ecobee Citizen

How to Build an Affordable Net-Zero Home

We spoke with Clayton, a national home builder, to find out how recent innovations have finally put the net-zero home within reach.

by ecobee on 11/01/2022 in Home & Design

7 min read

Outside of a Clayton Home

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According to the National Association of Home Builders, building a single 2,000-square-foot home at a job site creates over 8,000 pounds of waste. Hundreds of millions of tons of construction waste end up in landfills yearly.

Unlike traditional homes built at the job site, Clayton manufactured and modular homes are built off-site in a climate-controlled facility and transported to the home site for set up. This means the team can closely monitor material usage and reduce waste while ensuring their processes and workspaces are efficient.

The result? During the off-site building process of its brand-new 1,549 square-foot net-zero electricity show home*, Clayton says that just one 64-gallon bin of waste was collected as the home moved down the production line.

Picture of green bin in front of net-zero home with text "Everything you see here is what's left over after we constructed this off-site built home. There's not much to look at, which is pretty beautiful."
"Everything you see here is what's left over after we constructed this off-site built home. There's not much to look at, which is pretty beautiful." - Clayton

Building a home while producing minimal waste is just one of the impressive aspects of the net-zero electricity home. As its name implies, it also drastically cuts greenhouse gas emissions. And better yet, at a price many people can afford. We spoke with William Jenkins, Clayton’s director of environment and sustainability, to get the inside scoop on the project.

A full suite of upgrades, including ENERGY STAR® appliances, Low-e windows with argon, LED lights, a high R-value insulation package, a high-efficiency heat pump, and an ecobee smart thermostat, help the net-zero home deliver its promised efficiency.

ecobee Citizen: First, what is a net-zero home?

Jenkins: This particular home is a net-zero electricity home. What that means is that it is a highly energy-efficient home with an installed solar system sized to meet the home's annual electricity needs. It was designed so that, over the course of a year, the amount of power the solar system generates matches the home's forecasted electricity needs.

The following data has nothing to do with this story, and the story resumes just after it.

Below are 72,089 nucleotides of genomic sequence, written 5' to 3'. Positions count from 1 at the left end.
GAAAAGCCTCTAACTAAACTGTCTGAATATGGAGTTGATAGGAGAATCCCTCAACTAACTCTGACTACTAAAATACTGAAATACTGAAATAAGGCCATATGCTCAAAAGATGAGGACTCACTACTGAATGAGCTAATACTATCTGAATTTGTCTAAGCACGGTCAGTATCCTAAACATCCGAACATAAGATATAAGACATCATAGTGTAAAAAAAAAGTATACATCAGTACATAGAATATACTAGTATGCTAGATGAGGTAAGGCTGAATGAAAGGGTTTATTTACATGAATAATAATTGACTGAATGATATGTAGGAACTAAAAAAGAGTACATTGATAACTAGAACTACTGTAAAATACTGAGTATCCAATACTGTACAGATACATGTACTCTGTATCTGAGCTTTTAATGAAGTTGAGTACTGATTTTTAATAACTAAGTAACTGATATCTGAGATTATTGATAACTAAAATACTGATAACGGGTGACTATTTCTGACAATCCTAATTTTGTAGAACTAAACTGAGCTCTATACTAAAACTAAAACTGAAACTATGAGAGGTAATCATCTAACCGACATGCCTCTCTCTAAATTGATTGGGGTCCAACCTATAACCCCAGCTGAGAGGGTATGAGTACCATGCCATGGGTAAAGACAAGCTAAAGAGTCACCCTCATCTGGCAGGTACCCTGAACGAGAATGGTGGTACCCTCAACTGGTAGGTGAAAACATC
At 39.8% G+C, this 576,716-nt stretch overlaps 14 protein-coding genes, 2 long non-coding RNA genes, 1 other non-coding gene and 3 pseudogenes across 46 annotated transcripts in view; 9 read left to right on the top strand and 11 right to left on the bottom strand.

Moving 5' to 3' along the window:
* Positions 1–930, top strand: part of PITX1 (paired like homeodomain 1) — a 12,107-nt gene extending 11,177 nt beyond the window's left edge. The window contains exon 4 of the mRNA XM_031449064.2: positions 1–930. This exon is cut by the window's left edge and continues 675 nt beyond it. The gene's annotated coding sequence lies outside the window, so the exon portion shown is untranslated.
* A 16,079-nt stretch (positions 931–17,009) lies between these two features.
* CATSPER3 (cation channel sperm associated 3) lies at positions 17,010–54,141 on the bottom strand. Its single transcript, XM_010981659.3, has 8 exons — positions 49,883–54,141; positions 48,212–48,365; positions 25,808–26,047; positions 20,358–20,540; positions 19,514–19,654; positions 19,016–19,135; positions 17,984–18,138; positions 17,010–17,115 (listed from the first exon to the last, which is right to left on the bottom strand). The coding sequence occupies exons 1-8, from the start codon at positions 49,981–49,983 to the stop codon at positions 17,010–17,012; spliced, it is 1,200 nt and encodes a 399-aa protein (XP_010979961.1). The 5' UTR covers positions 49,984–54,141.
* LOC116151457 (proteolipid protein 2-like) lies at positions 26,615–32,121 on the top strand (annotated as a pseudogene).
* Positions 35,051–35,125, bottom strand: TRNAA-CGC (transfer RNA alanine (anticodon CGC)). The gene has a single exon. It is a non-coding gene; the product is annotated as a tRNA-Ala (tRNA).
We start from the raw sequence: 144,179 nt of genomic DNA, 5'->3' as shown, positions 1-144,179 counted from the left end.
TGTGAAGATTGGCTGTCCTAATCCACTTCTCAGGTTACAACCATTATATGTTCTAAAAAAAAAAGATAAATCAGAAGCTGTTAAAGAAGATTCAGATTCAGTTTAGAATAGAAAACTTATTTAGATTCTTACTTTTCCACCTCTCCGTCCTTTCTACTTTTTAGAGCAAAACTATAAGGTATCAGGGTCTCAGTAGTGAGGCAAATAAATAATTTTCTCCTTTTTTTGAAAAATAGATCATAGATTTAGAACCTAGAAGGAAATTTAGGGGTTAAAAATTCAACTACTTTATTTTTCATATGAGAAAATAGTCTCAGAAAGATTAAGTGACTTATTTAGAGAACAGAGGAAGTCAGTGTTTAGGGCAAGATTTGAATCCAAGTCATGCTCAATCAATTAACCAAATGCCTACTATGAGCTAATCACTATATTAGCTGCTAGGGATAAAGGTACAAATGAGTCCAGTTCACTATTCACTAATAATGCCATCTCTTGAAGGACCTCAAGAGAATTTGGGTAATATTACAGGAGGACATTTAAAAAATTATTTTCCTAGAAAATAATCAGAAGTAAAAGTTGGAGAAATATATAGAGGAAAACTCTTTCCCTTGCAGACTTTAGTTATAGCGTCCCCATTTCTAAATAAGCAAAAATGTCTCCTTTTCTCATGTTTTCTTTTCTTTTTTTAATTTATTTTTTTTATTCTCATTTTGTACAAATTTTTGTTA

ecobee Citizen: How did the idea for the net-zero home come about?

Jenkins: At Clayton, our bigger purpose is opening doors to a better life, and so much of that involves delivering a sustainable and affordable home. We knew Berkshire Hathaway, Clayton’s parent company, shareholders’ meeting was coming up, and for that, we wanted to demonstrate a home that maximizes energy efficiency while being a good example of the homes we’re building today.

Our design team worked with one of our existing floor plans called the Pulse and paired it with every energy efficiency upgrade they could think of. Then we worked with CertainTeed® to install a solar system to provide as much energy as the home is estimated to use in a year. The result demonstrates our commitment to delivering a home that’s more affordable, not only on the front-end, but throughout its entire lifespan.

CertainTeed® solar shingles on the backside of the roof provide enough power to meet the home’s estimated annual electrical needs. Solar shingles are sold separately, and costs will vary by location and company.
CertainTeed® solar shingles on the backside of the roof provide enough power to meet the home’s estimated annual electrical needs. Solar shingles are sold separately, and costs will vary by location and company.

ecobee Citizen: What features make it a net-zero home?

Jenkins: We reached net-zero through all of the energy efficiency upgrades within the house. That means all ENERGY STAR® appliances, all LED lighting, and upgrades to the exterior. The double-pane windows, for instance, have a low emissivity (Low-e) coating that minimizes the heat that can pass through without compromising the amount of visible light transmitted. They are filled with argon, a colorless, non-flammable gas that helps further reduce heat transfer. We've added extra high-R value insulation in the ceiling, walls, and floor. A Carrier® heat pump provides heating and cooling, and an ecobee thermostat controls the heat pump for maximum efficiency. During the day, solar shingles meet most of the home's electricity needs. The house is grid-tied to make up for any daytime shortfalls and to power the home overnight.

The ecobee3 lite pictured in the foreground controls the net-zero home’s heating and cooling for optimal comfort and efficiency.
The ecobee3 lite pictured in the foreground controls the net-zero home’s heating and cooling for optimal comfort and efficiency.

ecobee Citizen: Why did you choose an ecobee thermostat?

Jenkins: An ecobee thermostat comes standard in any Clayton Built® home, and I think it’s a great partnership. We’re two very likeminded organizations in terms of how we see sustainability and energy efficiency intersecting. We place an emphasis on building homes that are not only affordable to buy but to live in. And we do that by building homes that use resources more responsibly. The marriage between a Clayton home and an ecobee thermostat helps us make the most of the energy inputs going into the home, allowing our customers to lower their annual heating and cooling costs by up to 26%** and control their home from anywhere.